Getting a mixed reception on its release, this feature-length cartoon account of young King Arthur’s magical misadventures from Disney – often dismissed as “Cinderella for boys” – is now considered the definitive version of TH White’s novel.
There are lacklustre songs by the Sherman brothers, but the film makes good use of its limited animation techniques (Disney was on a cost-cutting drive at the time) in relating the legend of Arthur, here nicknamed Wart, and the valuable life lessons taught to him by wizard Merlin.
While wandering through the forest, 12-year-old Wart literally falls on the house of the powerful and wise, but absent-minded wizard who lives there as a hermit with his educated pet owl Archimedes. Convinced that the young Wart is destined to a great future – despite his physical appearance – Merlin sets about teaching him great life lessons by changing him into a fish, a squirrel and a bird.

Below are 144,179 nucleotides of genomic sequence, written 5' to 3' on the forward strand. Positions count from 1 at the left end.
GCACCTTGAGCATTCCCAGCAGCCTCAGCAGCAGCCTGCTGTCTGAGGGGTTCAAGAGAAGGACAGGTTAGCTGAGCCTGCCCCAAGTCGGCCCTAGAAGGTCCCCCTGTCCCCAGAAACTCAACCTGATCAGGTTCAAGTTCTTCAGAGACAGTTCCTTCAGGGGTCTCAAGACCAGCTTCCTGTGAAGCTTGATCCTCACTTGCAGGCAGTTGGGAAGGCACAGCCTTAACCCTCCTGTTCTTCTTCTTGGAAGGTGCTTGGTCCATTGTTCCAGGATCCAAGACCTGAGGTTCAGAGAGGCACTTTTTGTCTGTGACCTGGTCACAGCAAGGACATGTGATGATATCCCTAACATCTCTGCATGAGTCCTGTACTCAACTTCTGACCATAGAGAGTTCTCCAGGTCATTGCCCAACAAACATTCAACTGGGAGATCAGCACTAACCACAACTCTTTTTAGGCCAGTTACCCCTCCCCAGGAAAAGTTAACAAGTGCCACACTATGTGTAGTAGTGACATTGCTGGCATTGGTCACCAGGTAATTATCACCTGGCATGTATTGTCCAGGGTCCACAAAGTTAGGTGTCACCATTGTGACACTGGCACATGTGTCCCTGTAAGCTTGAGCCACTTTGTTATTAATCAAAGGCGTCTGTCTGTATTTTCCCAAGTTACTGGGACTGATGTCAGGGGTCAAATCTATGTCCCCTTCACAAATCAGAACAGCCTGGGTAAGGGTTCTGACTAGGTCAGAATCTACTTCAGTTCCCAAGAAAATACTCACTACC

Memorable sequences include Wart’s transformation into a fish to witness the wonders of the underwater world (shades of The Little Mermaid to come) and him joining a battle between two duelling sorcerers before pulling Excalibur out of the stone and claiming his rightful inheritance.
The film grossed $4½ million at the box office – not bad by any means, but hardly remarkable for a Disney Christmas release. Despite a later reissue, the film has also never achieved the lasting affection audiences feel for other Disney cartoon features.
Merlin, the magician
Mad Madame Mim/Granny Squirrel